So, AJ thank you so much. Best of luck to you and thank you so much for your question today. Because your question was featured here on AskPat, we're going to send you a t-shirt, free of charge. You're going to get an email from my assistant in the next couple weeks to collect your information so we can send you that. For everybody else out there, if you have a question you'd like potentially featured here on the show, just head over to AskPat.com and you can ask right there on the page thanks to the widget from Speakpipe.com. Again, very easy for me to collect these voicemails.
Again, this show wouldn't be possible without all of you who are asking questions and thank you again so much for asking questions. Thank you. I also want to thank the sponsors for this episode, FreshBooks.com because they make it possible for me to pay people like Mindy, who is amazing, who is worth every single penny in terms of making sure this show gets out on time, edits everything the way it's supposed to. They also help pay for a lot of the overhead and things like that. So, these sponsors, they're essential, and they're also companies that I love, too. So, FreshBooks.com is a company that I've used to help me manage my finances and they've helped me too. They've served over 3 million other small business owners too. They just get rid of that headache you have when it comes to the finances because there's a lot of things that go on especially as your business starts to grow and you start to spend more, you start to make more, you maybe like doing some invoicing. FreshBooks does that for you too, and they have an award-winning mobile app so you can check the financial health of your business on the go as well. So, check it out. You can get it for 30 days for free by going to GetFreshBooks.com and by entering “AskPat” in the “How did you hear about us?” Section.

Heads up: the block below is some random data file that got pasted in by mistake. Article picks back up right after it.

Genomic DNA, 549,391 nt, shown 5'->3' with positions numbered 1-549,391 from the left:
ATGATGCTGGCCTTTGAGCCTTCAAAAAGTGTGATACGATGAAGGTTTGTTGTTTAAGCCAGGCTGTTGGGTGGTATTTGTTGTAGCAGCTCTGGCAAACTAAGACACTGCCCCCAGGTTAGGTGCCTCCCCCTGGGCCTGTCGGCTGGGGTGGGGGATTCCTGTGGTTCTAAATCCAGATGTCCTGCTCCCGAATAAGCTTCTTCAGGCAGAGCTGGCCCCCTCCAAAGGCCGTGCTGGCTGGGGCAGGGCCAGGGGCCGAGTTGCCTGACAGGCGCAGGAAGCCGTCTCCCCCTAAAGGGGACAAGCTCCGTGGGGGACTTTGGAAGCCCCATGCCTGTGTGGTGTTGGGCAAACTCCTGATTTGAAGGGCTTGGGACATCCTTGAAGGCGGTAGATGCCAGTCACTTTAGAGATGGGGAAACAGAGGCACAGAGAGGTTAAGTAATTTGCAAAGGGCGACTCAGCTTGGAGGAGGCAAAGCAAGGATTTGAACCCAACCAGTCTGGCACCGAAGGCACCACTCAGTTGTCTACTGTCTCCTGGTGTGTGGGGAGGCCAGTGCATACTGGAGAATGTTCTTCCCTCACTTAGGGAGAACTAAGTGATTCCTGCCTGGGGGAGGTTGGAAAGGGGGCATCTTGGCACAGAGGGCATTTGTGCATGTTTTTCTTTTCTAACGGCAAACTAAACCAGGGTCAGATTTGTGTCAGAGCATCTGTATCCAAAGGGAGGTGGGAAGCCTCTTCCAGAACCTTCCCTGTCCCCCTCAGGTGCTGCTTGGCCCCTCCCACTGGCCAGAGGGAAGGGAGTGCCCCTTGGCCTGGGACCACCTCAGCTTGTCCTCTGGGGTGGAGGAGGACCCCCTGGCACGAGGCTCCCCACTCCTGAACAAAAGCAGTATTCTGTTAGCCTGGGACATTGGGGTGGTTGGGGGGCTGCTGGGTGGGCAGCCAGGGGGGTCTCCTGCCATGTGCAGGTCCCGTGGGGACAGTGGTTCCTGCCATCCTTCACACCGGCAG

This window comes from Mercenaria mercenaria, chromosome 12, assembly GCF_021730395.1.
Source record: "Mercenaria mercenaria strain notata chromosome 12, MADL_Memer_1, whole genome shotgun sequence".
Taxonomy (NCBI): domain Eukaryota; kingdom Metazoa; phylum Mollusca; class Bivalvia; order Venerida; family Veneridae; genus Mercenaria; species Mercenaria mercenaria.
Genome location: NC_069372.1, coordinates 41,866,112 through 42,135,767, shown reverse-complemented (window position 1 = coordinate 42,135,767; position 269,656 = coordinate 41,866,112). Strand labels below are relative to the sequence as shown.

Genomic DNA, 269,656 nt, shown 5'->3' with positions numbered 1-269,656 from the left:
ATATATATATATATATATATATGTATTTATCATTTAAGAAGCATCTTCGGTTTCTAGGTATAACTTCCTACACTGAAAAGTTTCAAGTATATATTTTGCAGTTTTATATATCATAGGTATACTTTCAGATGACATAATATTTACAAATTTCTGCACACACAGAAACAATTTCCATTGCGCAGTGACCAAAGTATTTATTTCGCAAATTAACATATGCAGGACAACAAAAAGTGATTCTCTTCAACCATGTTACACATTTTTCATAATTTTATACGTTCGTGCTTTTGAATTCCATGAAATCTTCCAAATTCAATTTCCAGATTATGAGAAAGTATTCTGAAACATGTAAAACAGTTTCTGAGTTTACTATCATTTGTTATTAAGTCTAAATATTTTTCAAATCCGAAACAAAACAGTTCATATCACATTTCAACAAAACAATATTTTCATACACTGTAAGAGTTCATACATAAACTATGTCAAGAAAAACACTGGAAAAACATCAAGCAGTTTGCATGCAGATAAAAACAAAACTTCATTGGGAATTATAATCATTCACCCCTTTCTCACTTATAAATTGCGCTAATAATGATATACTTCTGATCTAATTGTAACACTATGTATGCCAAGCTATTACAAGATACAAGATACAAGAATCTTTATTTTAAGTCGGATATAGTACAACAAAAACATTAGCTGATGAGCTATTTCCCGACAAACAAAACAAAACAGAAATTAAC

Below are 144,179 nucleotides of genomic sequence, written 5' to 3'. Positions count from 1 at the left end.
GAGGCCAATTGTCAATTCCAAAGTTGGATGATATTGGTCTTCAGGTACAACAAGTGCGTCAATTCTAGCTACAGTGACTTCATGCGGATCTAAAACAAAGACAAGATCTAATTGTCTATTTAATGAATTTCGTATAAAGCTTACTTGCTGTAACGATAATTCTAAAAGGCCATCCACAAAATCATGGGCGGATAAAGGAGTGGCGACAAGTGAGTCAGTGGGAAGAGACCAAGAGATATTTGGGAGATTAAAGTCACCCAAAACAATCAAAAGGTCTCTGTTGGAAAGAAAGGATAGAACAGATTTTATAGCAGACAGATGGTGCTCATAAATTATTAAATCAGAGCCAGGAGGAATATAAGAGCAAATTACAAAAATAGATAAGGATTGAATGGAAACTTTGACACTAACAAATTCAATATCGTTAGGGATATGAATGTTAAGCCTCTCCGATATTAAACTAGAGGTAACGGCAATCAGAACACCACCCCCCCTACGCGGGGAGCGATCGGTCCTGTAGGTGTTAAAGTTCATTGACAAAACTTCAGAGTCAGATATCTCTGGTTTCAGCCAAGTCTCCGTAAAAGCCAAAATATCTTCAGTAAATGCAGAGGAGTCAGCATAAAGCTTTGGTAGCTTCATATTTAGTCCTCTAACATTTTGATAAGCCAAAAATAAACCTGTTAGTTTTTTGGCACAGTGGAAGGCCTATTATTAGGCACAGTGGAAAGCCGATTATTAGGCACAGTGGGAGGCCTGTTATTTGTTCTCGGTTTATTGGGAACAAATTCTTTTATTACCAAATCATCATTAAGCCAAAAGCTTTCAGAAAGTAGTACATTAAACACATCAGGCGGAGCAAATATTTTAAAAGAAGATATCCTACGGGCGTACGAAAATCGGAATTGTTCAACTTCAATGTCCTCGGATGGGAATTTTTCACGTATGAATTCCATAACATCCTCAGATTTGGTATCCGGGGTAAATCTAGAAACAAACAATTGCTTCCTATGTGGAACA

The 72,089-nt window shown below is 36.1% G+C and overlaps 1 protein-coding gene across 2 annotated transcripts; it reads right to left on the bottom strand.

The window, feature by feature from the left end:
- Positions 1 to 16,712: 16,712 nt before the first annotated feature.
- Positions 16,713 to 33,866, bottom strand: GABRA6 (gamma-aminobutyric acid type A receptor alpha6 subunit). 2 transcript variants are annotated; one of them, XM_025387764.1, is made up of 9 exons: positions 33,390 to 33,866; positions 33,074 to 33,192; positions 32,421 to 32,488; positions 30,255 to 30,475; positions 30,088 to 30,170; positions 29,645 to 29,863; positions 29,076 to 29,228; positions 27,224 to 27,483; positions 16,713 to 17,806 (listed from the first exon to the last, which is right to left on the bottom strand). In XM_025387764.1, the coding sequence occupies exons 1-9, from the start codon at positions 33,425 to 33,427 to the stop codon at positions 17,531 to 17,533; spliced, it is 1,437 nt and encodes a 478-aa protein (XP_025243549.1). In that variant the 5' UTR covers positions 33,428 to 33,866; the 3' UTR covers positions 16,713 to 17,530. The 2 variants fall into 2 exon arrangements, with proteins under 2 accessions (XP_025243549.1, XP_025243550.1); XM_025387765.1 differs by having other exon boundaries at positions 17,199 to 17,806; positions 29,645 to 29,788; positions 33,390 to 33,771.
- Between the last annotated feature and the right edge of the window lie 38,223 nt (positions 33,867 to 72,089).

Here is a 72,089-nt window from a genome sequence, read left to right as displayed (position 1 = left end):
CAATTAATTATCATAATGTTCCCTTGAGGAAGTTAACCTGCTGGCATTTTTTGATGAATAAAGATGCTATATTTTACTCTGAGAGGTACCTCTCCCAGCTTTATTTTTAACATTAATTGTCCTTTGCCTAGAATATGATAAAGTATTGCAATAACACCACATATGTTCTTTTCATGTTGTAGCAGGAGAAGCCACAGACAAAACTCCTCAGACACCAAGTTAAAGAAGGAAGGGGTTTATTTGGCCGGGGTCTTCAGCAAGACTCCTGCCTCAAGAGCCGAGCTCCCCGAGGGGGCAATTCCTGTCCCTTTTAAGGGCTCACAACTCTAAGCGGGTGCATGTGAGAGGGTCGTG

Okay, to finish off this episode, we have a quote from Reid Hoffman. He said, “An entrepreneur is someone who jumps off a cliff and builds a plane on the way down.” Probably not recommended in the literal sense, but you know what I mean. I love that. “An entrepreneur is someone who jumps off a cliff and builds a plane on the way down,” meaning you just got to go and do it, and you can figure it out along the way. Cheers, take care, and I'll see you in the next episode of AskPat. Bye.